Joosub said that Vodacom hopes for high-demand spectrum to be allocated this year to aid mobile operators in improving network quality and reducing data prices.
“We make this move proactively in the hope that spectrum will be allocated this year,” he said.
“The spectrum delays do not affect the agreements that have been made. The trust factor for Vodacom is ‘drop the prices and spectrum will come’.”
Data Service Market Inquiry
The Competition Commission published its final report on its Data Service Market Inquiry in December 2019, which called for MTN and Vodacom to drop their data prices.
“The preliminary evidence suggests that there is scope for price reductions in the region of 30% to 50%,” the report stated.
It added that Vodacom and MTN must independently reach an agreement with the Commission within two months on a reduction in the headline prices of all sub-500MB 30-day prepaid data bundles to reflect the same cost per MB as the 500MB 30-day bundle or cost-based differences where such cost differences have been quantified.
The Commission also instructed Vodacom and MTN to cease their employment of “partitioning strategies that contribute to anti-poor pricing and inferior service outcomes”.
“Given their collective market position, adjustments to their prices should impact on market-wide pricing,” the Commission said.
The Competition Commission’s report also found that all mobile operators must offer South Africans on prepaid packages a “lifeline package” of free daily data.
Response and deadline extension
MTN and Vodacom’s immediate reaction to the publication of the Competition Commission’s was disagreement with the Commission’s assessment of South Africa’s mobile market.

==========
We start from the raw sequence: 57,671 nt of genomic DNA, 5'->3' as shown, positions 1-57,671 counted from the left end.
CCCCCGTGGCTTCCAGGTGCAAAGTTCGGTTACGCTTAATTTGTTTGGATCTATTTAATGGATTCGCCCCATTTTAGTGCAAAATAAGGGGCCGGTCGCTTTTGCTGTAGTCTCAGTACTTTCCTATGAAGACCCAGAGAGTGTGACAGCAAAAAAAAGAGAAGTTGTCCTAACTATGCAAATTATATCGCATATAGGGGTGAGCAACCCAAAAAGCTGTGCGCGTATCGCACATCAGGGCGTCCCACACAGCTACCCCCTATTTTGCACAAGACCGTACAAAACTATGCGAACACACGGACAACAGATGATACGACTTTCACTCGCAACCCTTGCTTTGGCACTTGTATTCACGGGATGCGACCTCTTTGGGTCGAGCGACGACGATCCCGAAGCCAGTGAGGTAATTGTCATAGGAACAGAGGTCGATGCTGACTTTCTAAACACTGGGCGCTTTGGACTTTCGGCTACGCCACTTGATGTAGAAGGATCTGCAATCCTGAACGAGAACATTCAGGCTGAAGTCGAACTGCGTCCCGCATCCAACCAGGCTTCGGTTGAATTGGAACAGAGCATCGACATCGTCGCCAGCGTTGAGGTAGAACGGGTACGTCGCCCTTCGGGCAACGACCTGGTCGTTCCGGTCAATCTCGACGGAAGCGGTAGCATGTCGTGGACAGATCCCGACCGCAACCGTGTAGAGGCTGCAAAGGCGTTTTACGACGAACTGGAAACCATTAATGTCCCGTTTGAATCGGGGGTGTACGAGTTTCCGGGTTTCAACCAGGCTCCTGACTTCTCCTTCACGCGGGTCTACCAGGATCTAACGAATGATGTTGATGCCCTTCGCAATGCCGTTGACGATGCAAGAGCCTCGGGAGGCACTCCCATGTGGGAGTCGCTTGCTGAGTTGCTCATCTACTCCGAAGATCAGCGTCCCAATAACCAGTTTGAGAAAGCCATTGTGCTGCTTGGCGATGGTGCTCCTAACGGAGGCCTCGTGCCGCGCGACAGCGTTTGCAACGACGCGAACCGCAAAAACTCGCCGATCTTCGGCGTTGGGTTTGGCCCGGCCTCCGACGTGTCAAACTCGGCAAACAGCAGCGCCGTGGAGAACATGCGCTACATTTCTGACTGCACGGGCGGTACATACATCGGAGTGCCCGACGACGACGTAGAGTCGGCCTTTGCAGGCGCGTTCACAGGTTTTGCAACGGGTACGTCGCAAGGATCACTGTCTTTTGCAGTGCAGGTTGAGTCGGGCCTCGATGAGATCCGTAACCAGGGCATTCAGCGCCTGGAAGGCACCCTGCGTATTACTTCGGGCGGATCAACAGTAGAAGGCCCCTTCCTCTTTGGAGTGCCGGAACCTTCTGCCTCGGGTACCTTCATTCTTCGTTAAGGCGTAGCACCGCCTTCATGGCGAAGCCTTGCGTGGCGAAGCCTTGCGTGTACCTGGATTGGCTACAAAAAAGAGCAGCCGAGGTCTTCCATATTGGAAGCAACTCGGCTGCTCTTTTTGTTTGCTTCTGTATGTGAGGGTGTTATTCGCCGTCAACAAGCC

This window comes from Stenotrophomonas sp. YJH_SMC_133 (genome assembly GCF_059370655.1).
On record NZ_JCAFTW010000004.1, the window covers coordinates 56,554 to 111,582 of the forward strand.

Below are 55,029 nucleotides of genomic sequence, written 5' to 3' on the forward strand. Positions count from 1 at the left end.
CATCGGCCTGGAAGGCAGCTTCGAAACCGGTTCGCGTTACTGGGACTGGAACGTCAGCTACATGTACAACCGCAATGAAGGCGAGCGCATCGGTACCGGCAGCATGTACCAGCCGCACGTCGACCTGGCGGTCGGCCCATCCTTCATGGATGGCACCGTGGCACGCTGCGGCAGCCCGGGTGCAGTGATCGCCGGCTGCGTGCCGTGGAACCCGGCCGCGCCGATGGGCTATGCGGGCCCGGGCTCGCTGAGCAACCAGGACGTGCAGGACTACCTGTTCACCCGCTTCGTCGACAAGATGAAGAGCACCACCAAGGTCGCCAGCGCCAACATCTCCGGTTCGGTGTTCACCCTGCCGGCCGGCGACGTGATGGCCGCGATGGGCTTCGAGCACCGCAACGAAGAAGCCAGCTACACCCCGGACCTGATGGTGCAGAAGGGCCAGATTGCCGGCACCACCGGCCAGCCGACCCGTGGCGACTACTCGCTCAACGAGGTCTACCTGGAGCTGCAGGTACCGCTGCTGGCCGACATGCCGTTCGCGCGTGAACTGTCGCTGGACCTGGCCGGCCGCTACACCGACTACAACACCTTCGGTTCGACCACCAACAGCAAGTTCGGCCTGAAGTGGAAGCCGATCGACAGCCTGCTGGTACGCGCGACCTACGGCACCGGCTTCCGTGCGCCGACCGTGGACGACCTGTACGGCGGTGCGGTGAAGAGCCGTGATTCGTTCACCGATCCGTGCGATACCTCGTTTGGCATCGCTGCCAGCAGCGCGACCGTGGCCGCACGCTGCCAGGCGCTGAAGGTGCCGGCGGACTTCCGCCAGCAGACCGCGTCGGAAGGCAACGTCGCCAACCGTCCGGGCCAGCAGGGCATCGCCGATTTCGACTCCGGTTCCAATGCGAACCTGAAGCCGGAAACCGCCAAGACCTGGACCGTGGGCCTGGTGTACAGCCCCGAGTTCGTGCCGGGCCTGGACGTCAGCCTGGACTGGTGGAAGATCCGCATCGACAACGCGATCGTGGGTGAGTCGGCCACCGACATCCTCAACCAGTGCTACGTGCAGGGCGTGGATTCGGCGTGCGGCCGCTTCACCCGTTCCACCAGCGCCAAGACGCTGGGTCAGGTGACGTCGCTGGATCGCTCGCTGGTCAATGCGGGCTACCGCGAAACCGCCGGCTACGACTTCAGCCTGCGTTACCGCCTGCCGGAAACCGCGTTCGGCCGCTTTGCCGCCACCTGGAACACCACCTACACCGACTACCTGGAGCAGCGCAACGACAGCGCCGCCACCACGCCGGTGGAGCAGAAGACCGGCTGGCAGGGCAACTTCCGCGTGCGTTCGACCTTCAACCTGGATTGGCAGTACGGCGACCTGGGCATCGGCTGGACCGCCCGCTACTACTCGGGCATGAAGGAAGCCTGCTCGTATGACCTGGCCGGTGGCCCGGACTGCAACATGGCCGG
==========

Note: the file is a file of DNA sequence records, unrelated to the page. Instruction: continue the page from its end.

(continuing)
“We respectfully disagree with the analysis and recommendations contained in the summary report and, as we study the full report, will continue to engage constructively and vigorously defend against over-broad and intrusive recommendations,” MTN said after the publication fo the report.
Vodacom also said that there was a “significant difference in opinion” between the Commission and ICASA on the state of mobile data pricing in South Africa.
“Vodacom notes the release by the Competition Commission of its Data Services Market Inquiry Final report earlier today and ICASA’s discussion document on the Market Inquiry into mobile broadband services in South Africa published on Friday,” the mobile operator said.
“While Vodacom is currently reviewing the two documents in greater detail, it is immediately evident that there is a significant difference in opinion between the Competition Commission and ICASA on a number of issues that are critical to data prices in South Africa.”
Vodacom said the Commission downplayed the role of spectrum in reducing data prices, while ICASA is aware of its role in achieving cheap and high-quality mobile broadband.
“Vodacom has consistently stated that delayed spectrum allocation has impacted the rate at which data prices could have fallen,” the network told MyBroadband. “Vodacom has reduced the effective price of data by circa 50% since March 2016.”
ICASA stated that South Africa’s data prices are neither extremely high or very low relative to other countries similar in size and level of development.
In February 2020, the Competition Commission extended the deadline for its recommendations to March 2020 and was engaged in discussions with both Vodacom and MTN about the proposed changes.
While Vodacom has now reached an agreement with the Commission regarding mobile data prices, MTN has yet to announce whether it has settled with the commission on the findings of its report.
“We are talking to all of the other operators and are quite advanced in reaching agreements with both MTN and Telkom,” Bonakele said,
“I am hopeful that we will conclude those soon.”